Choosing an instrument is tricky. Please bear in mind that what follows are my opinions based on what I've seen, heard and played.
Neil Brook is an excellent maker. His Wrens are wonderful little gurdies, with affordable cases. I've seen several and played one. They had very light keyboards, and good biting chiens.
I hadn't heard of Helmut Seibert, but from his website I'm impressed. His designs look a little bulky for my tastes, but they look to be fairly good little gurdies. Not having ever played one, I can't say for sure.
I've played a 'top of the range' George Leverett gurdy and it was very poor. A weak sound, economy tuners (always
shell out on good tuners/pegs. It will be worth it), and generally poor construction (e.g. I could see a pile of congealed sawdust through the roughly cut, oversized wheel hole). I hear his work has improved, which would be good, but he's not someone I can recommend until I play a really good instrument of his.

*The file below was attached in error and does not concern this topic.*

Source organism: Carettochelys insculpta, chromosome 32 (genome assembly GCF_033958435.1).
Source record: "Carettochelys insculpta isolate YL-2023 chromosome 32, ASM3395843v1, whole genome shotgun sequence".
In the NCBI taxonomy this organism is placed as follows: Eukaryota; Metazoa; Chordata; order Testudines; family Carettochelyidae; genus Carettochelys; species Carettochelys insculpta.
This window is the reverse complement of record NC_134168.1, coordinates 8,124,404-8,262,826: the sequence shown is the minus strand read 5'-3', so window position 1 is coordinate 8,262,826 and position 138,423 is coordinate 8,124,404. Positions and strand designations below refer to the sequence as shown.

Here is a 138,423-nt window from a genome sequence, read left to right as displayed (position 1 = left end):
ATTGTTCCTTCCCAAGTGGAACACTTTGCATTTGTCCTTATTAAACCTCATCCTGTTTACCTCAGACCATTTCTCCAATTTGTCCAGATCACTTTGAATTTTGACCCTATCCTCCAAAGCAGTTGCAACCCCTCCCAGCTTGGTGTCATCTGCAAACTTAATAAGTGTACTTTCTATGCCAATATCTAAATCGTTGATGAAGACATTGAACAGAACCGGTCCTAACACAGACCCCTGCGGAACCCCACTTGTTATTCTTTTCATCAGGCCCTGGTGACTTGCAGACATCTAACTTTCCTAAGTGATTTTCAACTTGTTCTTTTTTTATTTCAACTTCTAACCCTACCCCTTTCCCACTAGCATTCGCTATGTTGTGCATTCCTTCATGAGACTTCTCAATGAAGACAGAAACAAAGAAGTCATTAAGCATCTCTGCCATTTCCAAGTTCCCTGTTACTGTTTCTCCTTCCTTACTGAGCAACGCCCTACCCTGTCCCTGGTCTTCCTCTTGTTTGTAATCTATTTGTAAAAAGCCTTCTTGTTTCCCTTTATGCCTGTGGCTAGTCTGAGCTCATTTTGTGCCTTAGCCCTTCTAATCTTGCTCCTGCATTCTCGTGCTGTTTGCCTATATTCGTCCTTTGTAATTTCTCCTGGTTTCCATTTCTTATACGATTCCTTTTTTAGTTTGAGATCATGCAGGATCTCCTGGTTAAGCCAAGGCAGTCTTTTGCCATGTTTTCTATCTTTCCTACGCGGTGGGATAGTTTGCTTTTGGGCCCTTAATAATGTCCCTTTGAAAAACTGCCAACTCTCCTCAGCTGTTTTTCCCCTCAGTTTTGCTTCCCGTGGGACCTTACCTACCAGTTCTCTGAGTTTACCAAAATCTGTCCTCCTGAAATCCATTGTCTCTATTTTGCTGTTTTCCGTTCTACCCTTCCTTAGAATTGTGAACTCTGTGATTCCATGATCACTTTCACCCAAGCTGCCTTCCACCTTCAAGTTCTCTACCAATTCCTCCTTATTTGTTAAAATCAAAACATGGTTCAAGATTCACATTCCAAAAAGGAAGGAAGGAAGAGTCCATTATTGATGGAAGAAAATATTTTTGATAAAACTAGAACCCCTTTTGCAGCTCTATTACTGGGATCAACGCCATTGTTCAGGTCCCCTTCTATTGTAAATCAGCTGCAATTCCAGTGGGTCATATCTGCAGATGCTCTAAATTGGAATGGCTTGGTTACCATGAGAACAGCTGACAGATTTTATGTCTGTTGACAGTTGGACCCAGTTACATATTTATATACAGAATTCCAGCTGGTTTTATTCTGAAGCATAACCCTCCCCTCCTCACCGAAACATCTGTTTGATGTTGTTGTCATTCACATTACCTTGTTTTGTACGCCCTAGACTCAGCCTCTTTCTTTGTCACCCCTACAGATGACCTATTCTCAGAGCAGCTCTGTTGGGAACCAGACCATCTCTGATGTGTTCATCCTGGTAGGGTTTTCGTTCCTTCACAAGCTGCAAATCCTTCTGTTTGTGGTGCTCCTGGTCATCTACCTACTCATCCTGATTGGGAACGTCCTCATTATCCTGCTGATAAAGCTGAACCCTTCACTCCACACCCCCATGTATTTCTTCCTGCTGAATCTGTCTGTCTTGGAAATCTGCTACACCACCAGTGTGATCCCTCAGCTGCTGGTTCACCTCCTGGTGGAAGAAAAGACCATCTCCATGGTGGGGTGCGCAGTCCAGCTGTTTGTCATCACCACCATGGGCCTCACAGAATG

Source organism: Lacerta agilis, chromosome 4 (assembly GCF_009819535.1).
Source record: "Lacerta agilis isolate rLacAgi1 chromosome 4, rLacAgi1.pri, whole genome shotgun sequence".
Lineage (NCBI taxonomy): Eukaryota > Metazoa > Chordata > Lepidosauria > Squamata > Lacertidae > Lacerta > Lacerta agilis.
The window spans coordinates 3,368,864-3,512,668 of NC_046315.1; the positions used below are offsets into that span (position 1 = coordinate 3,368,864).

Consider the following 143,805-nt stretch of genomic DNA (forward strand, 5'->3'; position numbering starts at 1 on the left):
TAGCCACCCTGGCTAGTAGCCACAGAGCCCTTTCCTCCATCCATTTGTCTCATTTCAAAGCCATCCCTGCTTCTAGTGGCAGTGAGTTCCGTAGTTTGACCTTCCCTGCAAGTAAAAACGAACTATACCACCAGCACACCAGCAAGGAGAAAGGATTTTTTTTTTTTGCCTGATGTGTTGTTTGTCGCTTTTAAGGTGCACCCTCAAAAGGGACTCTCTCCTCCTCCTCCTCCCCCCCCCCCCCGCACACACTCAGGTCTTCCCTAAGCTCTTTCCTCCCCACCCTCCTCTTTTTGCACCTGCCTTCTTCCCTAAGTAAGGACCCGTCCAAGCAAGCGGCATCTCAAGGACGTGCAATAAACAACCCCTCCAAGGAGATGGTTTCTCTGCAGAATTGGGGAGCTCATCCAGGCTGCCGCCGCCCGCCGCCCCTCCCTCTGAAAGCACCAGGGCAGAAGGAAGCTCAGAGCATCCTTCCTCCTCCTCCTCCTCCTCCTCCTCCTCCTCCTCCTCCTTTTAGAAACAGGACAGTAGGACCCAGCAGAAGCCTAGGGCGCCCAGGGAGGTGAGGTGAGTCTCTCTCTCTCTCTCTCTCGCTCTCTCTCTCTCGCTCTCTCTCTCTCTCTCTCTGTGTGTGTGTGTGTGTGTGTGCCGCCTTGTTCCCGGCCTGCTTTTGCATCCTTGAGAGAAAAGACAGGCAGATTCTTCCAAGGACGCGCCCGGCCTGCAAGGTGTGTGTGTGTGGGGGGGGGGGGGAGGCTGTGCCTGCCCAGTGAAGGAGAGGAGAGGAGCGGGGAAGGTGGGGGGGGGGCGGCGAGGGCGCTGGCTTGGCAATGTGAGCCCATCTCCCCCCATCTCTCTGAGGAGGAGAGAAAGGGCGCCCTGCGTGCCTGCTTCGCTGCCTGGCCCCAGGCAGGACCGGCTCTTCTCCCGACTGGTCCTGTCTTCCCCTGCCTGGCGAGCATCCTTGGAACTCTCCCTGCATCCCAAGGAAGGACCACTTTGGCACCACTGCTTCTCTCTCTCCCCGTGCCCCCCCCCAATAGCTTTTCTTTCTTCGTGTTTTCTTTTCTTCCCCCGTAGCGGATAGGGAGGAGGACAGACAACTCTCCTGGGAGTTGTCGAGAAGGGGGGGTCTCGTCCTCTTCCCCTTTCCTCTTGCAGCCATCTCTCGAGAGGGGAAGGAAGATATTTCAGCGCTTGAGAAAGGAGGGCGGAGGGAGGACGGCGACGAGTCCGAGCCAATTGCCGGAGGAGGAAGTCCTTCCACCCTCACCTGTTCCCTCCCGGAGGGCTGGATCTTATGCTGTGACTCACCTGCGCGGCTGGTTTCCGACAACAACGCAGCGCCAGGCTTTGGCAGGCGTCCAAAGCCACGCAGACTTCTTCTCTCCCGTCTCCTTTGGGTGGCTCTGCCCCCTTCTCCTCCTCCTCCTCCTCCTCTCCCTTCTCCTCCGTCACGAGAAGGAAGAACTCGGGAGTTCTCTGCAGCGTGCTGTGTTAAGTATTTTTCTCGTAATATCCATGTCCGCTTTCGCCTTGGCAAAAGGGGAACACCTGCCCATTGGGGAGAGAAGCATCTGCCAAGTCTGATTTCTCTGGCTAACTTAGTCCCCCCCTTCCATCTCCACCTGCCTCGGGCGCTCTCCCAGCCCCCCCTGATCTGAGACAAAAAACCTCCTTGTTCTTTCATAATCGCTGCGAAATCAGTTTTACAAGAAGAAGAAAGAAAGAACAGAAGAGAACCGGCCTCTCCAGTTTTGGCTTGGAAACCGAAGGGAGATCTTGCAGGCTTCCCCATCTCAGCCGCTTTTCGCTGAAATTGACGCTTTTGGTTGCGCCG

Kurt Reichmann is a good maker. I've played one of his gurdies (belonging to Bridget Haplin on here), and it was well constructed and had a lovely sound. When I tried it the keyboard was rather stiff, but I hear she's sorted that out now.
There are a fair number of second hand instruments around, too. In a month or two I'll be wanting to sell or hire out my Chris Allen symphonie, which is a lovely little instrument. It's perfect for a beginner (it has mechanical geared machine heads, which simplifies tuning a whole lot), if you can bear to wait that long!
Then again, most makers have a fairly long waiting list.
RE number of melody strings: I've rarely ever seen instruments with one melody string. They're usually tiny little 'medieval' models, electric gurdies or ultra budget compact instruments. I would go with two strings.
Hope that helps!